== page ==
Tuesday, January 19, 2010

Can distractions really enhance motor performance?

Texting while driving seems to score pretty high up there on the "I really shouldn't be doing this right now" list.

A study in 2009 by the Virginia Tech Transportation Institute found that truck drivers who were texting on the road were 23 times more likely to find themselves involved in an accident.

Incidentally, and much to my bewilderment, truck drivers who talked on cell phones were found to have absolutely no increased risk for crashing. I suppose it's much easier to say over the phone than to text "Slow down. Smokey Bear (cop) on your tail. Watch out for that barbershop (bridge lower than 13'6") up ahead or you'll soon find yourself driving a bobtail (tractor without a trailer). Looks about time to head over to that pickle park (a state highway rest area...I wonder why they call it that...)". You can find more CB terminology here.

Most of us would likely think any type of distraction would negatively affect motor performance. However, a recent study by Hemond, Brown, and Robertson published in the Journal of Neuroscience, proves this isn't necessarily the case.

The team from Harvard Medical School and McGill University questioned whether the very nature of the distraction would play a role in motor performance by either impairing or enhancing performance. They had a total of four conditions. In condition 1 they had participants complete a task involving motor and color sequencing; the color sequencing serving as a distraction. In condition 2, participants performed both a sequencing and counting task; the counting serving as a distraction. Condition 3 was a randomly assorted task while condition 4 involved a motor sequencing task without distraction.

They found that learning of a motor sequencing task can be enhanced by concurrently performing another sequencing task (condition 1). In contrast, learning was impaired when performance of concurrent tasks did not involve the same cognitive processes (condition 2).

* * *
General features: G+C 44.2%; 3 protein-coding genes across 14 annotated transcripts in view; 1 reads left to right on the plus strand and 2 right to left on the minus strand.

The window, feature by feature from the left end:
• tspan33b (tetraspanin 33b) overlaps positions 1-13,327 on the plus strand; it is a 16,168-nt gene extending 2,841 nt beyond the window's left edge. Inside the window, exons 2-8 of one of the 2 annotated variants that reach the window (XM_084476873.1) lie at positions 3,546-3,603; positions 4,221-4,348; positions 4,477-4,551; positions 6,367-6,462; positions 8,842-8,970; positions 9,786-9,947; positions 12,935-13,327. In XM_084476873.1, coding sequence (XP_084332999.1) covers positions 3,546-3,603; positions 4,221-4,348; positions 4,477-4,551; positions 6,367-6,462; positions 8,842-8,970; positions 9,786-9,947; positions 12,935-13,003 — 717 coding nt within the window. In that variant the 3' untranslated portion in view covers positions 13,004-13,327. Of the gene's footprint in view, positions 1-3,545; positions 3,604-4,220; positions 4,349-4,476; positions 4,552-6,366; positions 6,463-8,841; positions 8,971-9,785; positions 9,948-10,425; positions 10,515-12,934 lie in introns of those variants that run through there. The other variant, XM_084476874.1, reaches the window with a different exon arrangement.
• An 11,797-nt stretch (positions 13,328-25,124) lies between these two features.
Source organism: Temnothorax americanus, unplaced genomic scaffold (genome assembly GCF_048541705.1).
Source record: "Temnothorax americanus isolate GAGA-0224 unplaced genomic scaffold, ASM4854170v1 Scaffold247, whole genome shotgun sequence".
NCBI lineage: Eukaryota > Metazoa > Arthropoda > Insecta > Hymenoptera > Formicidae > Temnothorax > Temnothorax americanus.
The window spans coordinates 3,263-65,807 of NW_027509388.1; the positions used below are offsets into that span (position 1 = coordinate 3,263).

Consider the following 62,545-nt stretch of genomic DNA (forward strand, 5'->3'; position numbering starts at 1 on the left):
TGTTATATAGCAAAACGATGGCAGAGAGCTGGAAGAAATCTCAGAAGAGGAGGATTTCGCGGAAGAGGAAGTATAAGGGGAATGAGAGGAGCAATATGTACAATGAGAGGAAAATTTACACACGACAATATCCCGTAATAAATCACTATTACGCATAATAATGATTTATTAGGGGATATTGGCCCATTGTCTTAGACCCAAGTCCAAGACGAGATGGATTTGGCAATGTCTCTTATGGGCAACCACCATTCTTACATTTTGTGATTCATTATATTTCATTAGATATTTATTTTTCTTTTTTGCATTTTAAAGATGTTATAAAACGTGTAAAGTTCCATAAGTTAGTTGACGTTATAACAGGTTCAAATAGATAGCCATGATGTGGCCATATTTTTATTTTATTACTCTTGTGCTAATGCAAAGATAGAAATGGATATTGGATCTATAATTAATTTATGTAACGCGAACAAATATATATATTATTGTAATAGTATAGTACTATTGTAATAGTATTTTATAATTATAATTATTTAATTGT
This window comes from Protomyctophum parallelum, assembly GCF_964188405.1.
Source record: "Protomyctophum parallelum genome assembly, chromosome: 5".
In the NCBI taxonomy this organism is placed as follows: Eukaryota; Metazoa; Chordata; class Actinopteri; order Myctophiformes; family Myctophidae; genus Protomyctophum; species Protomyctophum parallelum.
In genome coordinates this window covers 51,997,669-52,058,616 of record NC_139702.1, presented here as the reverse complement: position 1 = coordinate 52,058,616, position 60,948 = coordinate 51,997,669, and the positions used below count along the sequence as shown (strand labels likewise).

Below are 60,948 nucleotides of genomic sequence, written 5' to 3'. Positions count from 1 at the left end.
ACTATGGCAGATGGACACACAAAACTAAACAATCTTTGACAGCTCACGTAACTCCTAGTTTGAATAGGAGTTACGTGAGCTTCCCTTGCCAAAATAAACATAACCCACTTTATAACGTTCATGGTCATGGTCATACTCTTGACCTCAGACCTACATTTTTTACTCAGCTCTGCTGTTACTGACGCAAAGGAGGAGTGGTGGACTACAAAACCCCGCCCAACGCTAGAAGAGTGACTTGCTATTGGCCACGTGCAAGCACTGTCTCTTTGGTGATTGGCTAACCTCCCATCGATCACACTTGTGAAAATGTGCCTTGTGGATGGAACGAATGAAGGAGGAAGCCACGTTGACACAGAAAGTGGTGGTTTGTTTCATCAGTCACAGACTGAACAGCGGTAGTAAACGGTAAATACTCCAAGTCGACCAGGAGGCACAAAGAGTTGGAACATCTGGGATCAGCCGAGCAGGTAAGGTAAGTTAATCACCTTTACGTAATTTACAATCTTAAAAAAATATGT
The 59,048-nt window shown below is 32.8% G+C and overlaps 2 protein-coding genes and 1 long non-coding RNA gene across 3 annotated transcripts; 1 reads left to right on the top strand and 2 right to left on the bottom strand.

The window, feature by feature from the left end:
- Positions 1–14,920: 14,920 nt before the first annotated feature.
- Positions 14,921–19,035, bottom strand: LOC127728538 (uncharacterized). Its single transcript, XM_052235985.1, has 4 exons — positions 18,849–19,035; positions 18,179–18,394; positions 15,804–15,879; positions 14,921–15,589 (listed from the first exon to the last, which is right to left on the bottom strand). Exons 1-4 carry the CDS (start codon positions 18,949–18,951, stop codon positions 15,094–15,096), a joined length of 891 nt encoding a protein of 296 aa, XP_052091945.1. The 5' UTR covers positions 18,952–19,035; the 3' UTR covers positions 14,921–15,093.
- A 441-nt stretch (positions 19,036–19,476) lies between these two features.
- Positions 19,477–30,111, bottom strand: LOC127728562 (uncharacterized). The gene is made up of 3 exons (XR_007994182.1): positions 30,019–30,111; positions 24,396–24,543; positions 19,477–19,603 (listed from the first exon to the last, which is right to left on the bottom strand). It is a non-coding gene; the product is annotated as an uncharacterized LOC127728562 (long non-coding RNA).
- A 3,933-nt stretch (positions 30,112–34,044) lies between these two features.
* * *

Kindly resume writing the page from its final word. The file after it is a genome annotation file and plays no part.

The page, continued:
So it's really not about the complexity of information which determines performance, but more about the processes engaged and whether they are similar or different. This led me to wonder what effects intensive simulated training would have on performance. A study done in 1998 by Regan, Deery, and Triggs over at Monash University Accident Research Centre in Australia addressed this very thought quite nicely.

In one of their experimental conditions they had participants (novice drivers) complete numerical calculations while concurrently performing a simulated driving task. The numerical calculation task consisted of a single digit appearing in front of the driving participants for one second every five seconds. The participants were required to calculate the difference between the previous two numbers and answer whether the derived number equaled the currently displayed number. They then responded yes or no by pressing one of two switches located on the steering wheel. Training consisted of 20 trials at two minutes each trial.

The authors found that the training group indeed performed better on the driving task compared to a control group. However, the control group tended to do a bit better on the numerical calculation task, although non-significantly. The conclusions of this particular study suggests that training may enhance attentional control while driving. However, this by no means condones the act of texting while driving, even if one were to train for hours on end.

The take home message here folks is to text while you're blogging, not while you're driving!...unless of course, you're already reading road signs. I kid.

Reagan, M. A., Deery, H. A., & Triggs, T. J. (1998). Simulator-based training of attentional control skill in novice drivers. SimTecT98

Hemond, C., Brown, R., & Robertson, E. (2010). A Distraction Can Impair or Enhance Motor Performance Journal of Neuroscience, 30 (2), 650-654 DOI: 10.1523/JNEUROSCI.4592-09.2010

2 comments:

  1. Interesting. Not exactly but sort of related, I've been self-experimenting (I use the term very loosely) with counting two separate sets of objects while doing a motor task (involving one of the two instances of counting). I feel like I'm using different cognitive strategies for each instance. I also wonder how playing musical instruments enters into this (counting beats, time signatures, etc.)

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  2. It’s definitely a bad practice to text while driving, especially when it comes to truck drivers! They pose a great risk to fellow drivers and passengers when they do that, considering the size of the vehicle they are driving. Practices like this can be avoided if the truck driver is responsible, and this is why it's important for all truck drivers to undergo training before they receive their CDL license. It's not just the safety of the delivery goods that is at stake here, but also the lives of people.

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